In a pre-sentencing report in 1978, an Orange County probation officer wrote that Tidwell exhibited “a pattern of violent conduct representing a serious danger to society. If not imprisoned, the defendant would be a danger to others within the community.”
Prison psychiatrists have labeled Tidwell a sociopath with “a severe antisocial behavior disorder.” But in a 1989 evaluation, prison staff psychologist Robert K. Bolin described Tidwell as “bright and friendly” and said he exhibited no further evidence of a psychological disorder. Bolin said Tidwell had done “well” in the prison system and that he seemed psychologically fit. Tidwell is engaged to be married a third time.
“The fact that I am 41 years old, getting married to a wonderful woman who is very respectable in the community, my showing of maturity and growth over the years of my rehabilitation and having been in prison for 15 straight years, should all add up to something worthwhile,” Tidwell wrote in his appeal to Charamza.
Sesma had been serving as an enforcer and distributor for Orange County marijuana kingpin John Solis in 1973 when Solis ordered him and an accomplice to “hold” Nunley, a fellow drug ring member who purportedly was planning to kidnap Solis and his family.
Prosecutors later discovered that Sesma’s accomplice, Michael L. Thompson, had fabricated the kidnap threat. Thompson had wanted to get Nunley out of the way so that he could be with Nunley’s wife.
On the day of the murders, Sesma and Thompson confronted at gunpoint Nunley and Steele, a reputed drug dealer from Boston who happened to be in the wrong place at the wrong time. Nunley and Steele were tied up at Solis’ house and viciously beaten. Steele died during the beating. Nunley was presumed dead when he and Steele tossed him into the trunk of a car and drove him to a Tustin residence to bury him. When they opened the trunk, however, the men discovered that Nunley was still alive.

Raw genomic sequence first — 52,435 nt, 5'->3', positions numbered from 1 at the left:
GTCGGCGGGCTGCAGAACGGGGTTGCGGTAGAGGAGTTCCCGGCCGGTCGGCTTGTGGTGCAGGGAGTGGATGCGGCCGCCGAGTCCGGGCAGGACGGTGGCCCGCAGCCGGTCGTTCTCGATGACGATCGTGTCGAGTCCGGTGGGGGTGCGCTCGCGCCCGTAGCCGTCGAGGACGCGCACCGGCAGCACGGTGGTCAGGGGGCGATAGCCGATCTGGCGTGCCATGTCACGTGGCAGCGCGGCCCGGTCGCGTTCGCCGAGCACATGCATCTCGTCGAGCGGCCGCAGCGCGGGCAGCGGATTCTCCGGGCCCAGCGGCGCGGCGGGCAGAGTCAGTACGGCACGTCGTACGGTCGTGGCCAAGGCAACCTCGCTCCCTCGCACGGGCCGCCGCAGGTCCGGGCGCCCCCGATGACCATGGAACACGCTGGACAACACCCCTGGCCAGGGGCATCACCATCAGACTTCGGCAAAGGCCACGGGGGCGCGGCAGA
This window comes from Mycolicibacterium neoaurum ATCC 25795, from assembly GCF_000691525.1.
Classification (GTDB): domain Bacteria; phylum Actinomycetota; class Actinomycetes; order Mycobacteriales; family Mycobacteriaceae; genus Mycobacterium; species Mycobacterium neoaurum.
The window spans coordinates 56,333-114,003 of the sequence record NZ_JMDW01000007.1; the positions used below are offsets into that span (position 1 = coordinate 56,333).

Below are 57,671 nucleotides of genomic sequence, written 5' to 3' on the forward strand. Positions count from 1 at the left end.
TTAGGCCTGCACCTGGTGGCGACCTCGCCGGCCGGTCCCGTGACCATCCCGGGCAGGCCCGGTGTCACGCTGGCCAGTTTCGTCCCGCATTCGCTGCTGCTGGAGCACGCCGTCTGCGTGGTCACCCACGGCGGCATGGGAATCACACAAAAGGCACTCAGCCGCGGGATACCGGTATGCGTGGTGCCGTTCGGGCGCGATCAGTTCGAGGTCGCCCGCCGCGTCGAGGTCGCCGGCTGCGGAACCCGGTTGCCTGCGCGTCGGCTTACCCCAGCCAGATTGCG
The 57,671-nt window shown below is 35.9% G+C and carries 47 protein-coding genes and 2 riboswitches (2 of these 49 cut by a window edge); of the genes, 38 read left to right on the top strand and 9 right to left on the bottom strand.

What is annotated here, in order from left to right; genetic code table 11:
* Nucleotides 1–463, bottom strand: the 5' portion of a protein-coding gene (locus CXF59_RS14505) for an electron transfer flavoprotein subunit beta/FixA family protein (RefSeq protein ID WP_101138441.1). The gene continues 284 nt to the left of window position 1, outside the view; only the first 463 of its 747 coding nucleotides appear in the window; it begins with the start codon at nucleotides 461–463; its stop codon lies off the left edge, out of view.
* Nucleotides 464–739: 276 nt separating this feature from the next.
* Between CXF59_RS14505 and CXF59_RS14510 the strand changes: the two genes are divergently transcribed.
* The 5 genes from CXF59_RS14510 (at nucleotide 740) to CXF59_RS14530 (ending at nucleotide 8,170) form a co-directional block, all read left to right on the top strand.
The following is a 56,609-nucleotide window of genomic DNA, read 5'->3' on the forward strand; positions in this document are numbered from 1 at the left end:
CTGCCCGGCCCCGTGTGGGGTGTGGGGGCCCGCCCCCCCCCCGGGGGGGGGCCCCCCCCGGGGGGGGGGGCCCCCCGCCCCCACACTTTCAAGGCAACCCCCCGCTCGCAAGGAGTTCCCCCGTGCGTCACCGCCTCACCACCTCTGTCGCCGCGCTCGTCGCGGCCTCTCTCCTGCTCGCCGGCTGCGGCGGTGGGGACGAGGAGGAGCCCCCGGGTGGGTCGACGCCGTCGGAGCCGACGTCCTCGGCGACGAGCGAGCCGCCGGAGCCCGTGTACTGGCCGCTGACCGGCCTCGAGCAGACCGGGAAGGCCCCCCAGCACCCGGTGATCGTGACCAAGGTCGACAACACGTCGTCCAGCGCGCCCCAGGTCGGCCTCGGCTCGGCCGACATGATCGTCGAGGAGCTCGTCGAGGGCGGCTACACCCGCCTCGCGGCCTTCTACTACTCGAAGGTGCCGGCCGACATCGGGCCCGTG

Sesma took a .22-caliber pistol and aimed it at Nunley. Randall Pierce, who had been commissioned to dig a grave for the victims, later testified in court that Nunley “raised his hands to shield his face and simply said, ‘I don’t want to die.’ Sesma said only, ‘Close your eyes, man,’ then shot him in the forehead.”
The bodies were buried in a grave behind the Tustin home. The murders did not come to light until nearly a year later, when an informant tipped off police. In 1975, Sesma, Thompson and Solis were convicted of murder and other charges in a six-month trial that at the time ranked as Orange County’s longest criminal proceeding. Only Solis has since been paroled.
Turner, the judge who sentenced Sesma, said he regretted not being able to send Sesma to the gas chamber. The death penalty had not yet been reinstituted.
“I never thought I would see the day when I was sorry I could not sentence someone to death,” Turner told Sesma.
In court testimony and later interviews with psychiatrists, Sesma claimed that Thompson committed the killings and that he was an unwilling participant. He said he fell in with the drug crowd because he needed money to support a wife and infant daughter. Sesma called his involvement with Solis’ organization “the biggest mistake” in his life.